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Accessible PracticesBest PracticesElectronic Documents
Braille symbol.

Print materials of any length, including reports, minutes of meetings, articles, and newsletters, often are most readily available in electronic formats. Many individuals who are blind or have low vision have computer software programs called speech readers and voice synthesizers that "read" the electronic documents aloud. It is crucial that you provide your electronic documents in a format that is compatible with a wide variety of computer software to ensure access to your print materials.

We begin with instructions on how you can convert materials into a widely accessible format and follow with information about transcription service vendors.


How to Create an Accessible Electronic Document Yourself

Follow the instructions below to convert your print materials into accessible electronic documents. Examples are interspersed to help clarify the instructions.

In developing these instructions, we relied on the leaflet Options for Producing Documents in Accessible Formats written by the American Foundation for the Blind. Moreover, we asked people familiar with this format to review our efforts and suggest improvements.

  1. Save all files in ASCII for PC, also referred to as "text-only" format. This format is readable by any word processor and thus minimizes the likelihood that users will be unable to read the file because of software incompatibility. This format does not allow many text formatting options, such as boldface, italics, or bullets.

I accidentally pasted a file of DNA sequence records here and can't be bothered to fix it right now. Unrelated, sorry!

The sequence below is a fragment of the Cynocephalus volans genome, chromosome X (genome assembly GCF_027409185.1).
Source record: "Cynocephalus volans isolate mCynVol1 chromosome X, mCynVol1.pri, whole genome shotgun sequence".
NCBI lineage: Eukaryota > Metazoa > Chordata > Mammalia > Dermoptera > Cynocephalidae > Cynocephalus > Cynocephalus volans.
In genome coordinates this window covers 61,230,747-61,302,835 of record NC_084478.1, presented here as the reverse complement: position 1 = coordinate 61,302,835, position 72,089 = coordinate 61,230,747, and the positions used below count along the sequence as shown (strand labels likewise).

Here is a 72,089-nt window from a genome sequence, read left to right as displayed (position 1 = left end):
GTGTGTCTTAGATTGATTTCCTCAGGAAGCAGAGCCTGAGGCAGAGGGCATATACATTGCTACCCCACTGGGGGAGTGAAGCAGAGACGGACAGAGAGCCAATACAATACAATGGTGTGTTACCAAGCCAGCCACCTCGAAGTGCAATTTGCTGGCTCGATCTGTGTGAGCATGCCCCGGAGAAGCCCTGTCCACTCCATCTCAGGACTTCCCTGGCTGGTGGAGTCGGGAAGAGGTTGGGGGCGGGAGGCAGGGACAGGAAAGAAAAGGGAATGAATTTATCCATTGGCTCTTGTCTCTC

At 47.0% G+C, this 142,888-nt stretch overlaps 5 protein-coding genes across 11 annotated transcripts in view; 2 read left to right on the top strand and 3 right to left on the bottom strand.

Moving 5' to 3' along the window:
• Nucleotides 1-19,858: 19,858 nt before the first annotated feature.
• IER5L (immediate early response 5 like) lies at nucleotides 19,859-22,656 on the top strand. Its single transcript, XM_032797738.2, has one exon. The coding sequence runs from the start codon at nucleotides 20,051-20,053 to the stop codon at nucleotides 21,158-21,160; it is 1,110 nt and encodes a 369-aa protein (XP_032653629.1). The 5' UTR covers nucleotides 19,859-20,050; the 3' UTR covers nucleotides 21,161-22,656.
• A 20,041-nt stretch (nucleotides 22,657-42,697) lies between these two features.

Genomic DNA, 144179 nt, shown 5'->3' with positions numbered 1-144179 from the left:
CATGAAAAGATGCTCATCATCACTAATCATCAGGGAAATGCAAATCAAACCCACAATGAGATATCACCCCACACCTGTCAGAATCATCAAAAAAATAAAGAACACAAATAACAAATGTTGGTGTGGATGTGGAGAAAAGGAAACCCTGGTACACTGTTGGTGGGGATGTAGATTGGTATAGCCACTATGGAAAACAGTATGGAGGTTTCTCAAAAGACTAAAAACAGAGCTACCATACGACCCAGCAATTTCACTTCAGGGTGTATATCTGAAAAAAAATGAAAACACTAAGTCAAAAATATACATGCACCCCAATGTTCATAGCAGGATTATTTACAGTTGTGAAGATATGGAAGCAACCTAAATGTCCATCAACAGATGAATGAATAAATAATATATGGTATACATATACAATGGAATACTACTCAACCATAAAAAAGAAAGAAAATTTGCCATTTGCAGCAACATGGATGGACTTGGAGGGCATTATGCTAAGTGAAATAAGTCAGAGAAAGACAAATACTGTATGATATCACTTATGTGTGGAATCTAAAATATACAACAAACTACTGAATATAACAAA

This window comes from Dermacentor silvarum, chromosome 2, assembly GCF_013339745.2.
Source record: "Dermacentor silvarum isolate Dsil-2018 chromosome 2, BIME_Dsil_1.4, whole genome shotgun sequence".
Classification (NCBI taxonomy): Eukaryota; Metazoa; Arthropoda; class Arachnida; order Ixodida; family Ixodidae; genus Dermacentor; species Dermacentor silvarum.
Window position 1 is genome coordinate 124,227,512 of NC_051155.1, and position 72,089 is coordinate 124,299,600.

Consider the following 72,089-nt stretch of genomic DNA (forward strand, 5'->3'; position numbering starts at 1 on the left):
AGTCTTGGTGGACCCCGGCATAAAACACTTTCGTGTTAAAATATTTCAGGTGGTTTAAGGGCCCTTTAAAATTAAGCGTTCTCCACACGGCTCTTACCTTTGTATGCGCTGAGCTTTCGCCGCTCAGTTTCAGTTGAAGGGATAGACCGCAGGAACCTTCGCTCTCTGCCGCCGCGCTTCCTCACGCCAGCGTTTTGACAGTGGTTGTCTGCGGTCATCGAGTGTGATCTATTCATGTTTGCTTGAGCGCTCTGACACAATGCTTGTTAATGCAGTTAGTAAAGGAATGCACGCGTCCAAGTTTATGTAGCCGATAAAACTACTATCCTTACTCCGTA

When you name the file or file folder, keep the name to eight characters or less and (if possible) use names that are words rather than abbreviations. Some speech reader software cannot read file names of more than eight characters, which would make it difficult for users to identify files. If you have fewer than 10 files and the order in which they are read is important, start each file name with a number indicating the order in which it should be read. For example, if you want the person to read a summary document first, you might name it "1summary.txt." The computer will add the ".txt" ending to the file name. After saving a file in text-only format, close the document and reopen it to make sure that the document is legible.

  2. Create a "readme.txt" file. The readme file is an annotated table of contents. The readme file should also be in text-only format. Each of the points below is accompanied by an example from a readme file. You can read the complete readme file to see how the various components fit together. The readme file should

    • Explain how the materials are structured and how that is similar to or different from the way they were structured in the original print materials.